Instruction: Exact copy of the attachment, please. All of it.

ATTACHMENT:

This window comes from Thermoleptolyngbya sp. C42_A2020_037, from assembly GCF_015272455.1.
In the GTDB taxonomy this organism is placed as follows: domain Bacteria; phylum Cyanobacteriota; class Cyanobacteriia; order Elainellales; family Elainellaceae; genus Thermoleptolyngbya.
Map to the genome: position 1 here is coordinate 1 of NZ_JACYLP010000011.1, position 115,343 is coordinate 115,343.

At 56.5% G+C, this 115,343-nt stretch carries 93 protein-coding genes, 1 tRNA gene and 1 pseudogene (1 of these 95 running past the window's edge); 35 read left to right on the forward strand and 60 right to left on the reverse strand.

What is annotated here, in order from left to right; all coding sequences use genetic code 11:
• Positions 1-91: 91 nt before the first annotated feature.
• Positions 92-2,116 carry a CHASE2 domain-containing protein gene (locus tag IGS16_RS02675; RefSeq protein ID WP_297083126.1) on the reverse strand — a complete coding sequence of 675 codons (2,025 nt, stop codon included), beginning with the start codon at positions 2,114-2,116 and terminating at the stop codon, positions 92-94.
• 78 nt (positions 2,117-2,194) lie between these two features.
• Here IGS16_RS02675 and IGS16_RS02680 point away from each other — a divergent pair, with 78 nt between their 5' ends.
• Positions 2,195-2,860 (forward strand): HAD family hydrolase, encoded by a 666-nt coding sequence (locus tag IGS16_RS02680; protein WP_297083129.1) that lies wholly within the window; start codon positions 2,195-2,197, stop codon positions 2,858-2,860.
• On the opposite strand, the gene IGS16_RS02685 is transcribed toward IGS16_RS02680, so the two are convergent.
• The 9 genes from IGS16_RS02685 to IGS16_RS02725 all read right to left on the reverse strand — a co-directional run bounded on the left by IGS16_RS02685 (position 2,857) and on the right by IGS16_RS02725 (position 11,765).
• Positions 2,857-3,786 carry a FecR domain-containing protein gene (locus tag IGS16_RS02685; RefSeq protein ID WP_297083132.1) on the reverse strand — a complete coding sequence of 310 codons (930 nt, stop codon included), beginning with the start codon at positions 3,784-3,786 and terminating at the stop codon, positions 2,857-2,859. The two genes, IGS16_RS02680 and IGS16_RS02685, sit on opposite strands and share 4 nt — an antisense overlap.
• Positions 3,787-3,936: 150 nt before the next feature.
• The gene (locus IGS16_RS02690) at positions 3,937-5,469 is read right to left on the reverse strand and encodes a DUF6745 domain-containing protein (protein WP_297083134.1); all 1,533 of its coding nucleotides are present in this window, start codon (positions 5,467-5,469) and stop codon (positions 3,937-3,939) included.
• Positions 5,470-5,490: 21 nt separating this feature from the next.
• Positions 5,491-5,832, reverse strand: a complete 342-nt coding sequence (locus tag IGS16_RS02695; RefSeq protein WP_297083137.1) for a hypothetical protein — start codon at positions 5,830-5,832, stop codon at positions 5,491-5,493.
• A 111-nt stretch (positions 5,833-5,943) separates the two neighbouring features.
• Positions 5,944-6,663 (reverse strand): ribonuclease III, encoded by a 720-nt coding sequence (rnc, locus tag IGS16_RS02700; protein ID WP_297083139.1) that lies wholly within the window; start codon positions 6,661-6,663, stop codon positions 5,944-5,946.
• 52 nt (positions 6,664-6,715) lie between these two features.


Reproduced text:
This window comes from Thermoleptolyngbya sp. C42_A2020_037, from assembly GCF_015272455.1.
In the GTDB taxonomy this organism is placed as follows: domain Bacteria; phylum Cyanobacteriota; class Cyanobacteriia; order Elainellales; family Elainellaceae; genus Thermoleptolyngbya.
Map to the genome: position 1 here is coordinate 1 of NZ_JACYLP010000011.1, position 115,343 is coordinate 115,343.

At 56.5% G+C, this 115,343-nt stretch carries 93 protein-coding genes, 1 tRNA gene and 1 pseudogene (1 of these 95 running past the window's edge); 35 read left to right on the forward strand and 60 right to left on the reverse strand.

What is annotated here, in order from left to right; all coding sequences use genetic code 11:
• Positions 1-91: 91 nt before the first annotated feature.
• Positions 92-2,116 carry a CHASE2 domain-containing protein gene (locus tag IGS16_RS02675; RefSeq protein ID WP_297083126.1) on the reverse strand — a complete coding sequence of 675 codons (2,025 nt, stop codon included), beginning with the start codon at positions 2,114-2,116 and terminating at the stop codon, positions 92-94.
• 78 nt (positions 2,117-2,194) lie between these two features.
• Here IGS16_RS02675 and IGS16_RS02680 point away from each other — a divergent pair, with 78 nt between their 5' ends.
• Positions 2,195-2,860 (forward strand): HAD family hydrolase, encoded by a 666-nt coding sequence (locus tag IGS16_RS02680; protein WP_297083129.1) that lies wholly within the window; start codon positions 2,195-2,197, stop codon positions 2,858-2,860.
• On the opposite strand, the gene IGS16_RS02685 is transcribed toward IGS16_RS02680, so the two are convergent.
• The 9 genes from IGS16_RS02685 to IGS16_RS02725 all read right to left on the reverse strand — a co-directional run bounded on the left by IGS16_RS02685 (position 2,857) and on the right by IGS16_RS02725 (position 11,765).
• Positions 2,857-3,786 carry a FecR domain-containing protein gene (locus tag IGS16_RS02685; RefSeq protein ID WP_297083132.1) on the reverse strand — a complete coding sequence of 310 codons (930 nt, stop codon included), beginning with the start codon at positions 3,784-3,786 and terminating at the stop codon, positions 2,857-2,859. The two genes, IGS16_RS02680 and IGS16_RS02685, sit on opposite strands and share 4 nt — an antisense overlap.
• Positions 3,787-3,936: 150 nt before the next feature.
• The gene (locus IGS16_RS02690) at positions 3,937-5,469 is read right to left on the reverse strand and encodes a DUF6745 domain-containing protein (protein WP_297083134.1); all 1,533 of its coding nucleotides are present in this window, start codon (positions 5,467-5,469) and stop codon (positions 3,937-3,939) included.
• Positions 5,470-5,490: 21 nt separating this feature from the next.
• Positions 5,491-5,832, reverse strand: a complete 342-nt coding sequence (locus tag IGS16_RS02695; RefSeq protein WP_297083137.1) for a hypothetical protein — start codon at positions 5,830-5,832, stop codon at positions 5,491-5,493.
• A 111-nt stretch (positions 5,833-5,943) separates the two neighbouring features.
• Positions 5,944-6,663 (reverse strand): ribonuclease III, encoded by a 720-nt coding sequence (rnc, locus tag IGS16_RS02700; protein ID WP_297083139.1) that lies wholly within the window; start codon positions 6,661-6,663, stop codon positions 5,944-5,946.
• 52 nt (positions 6,664-6,715) lie between these two features.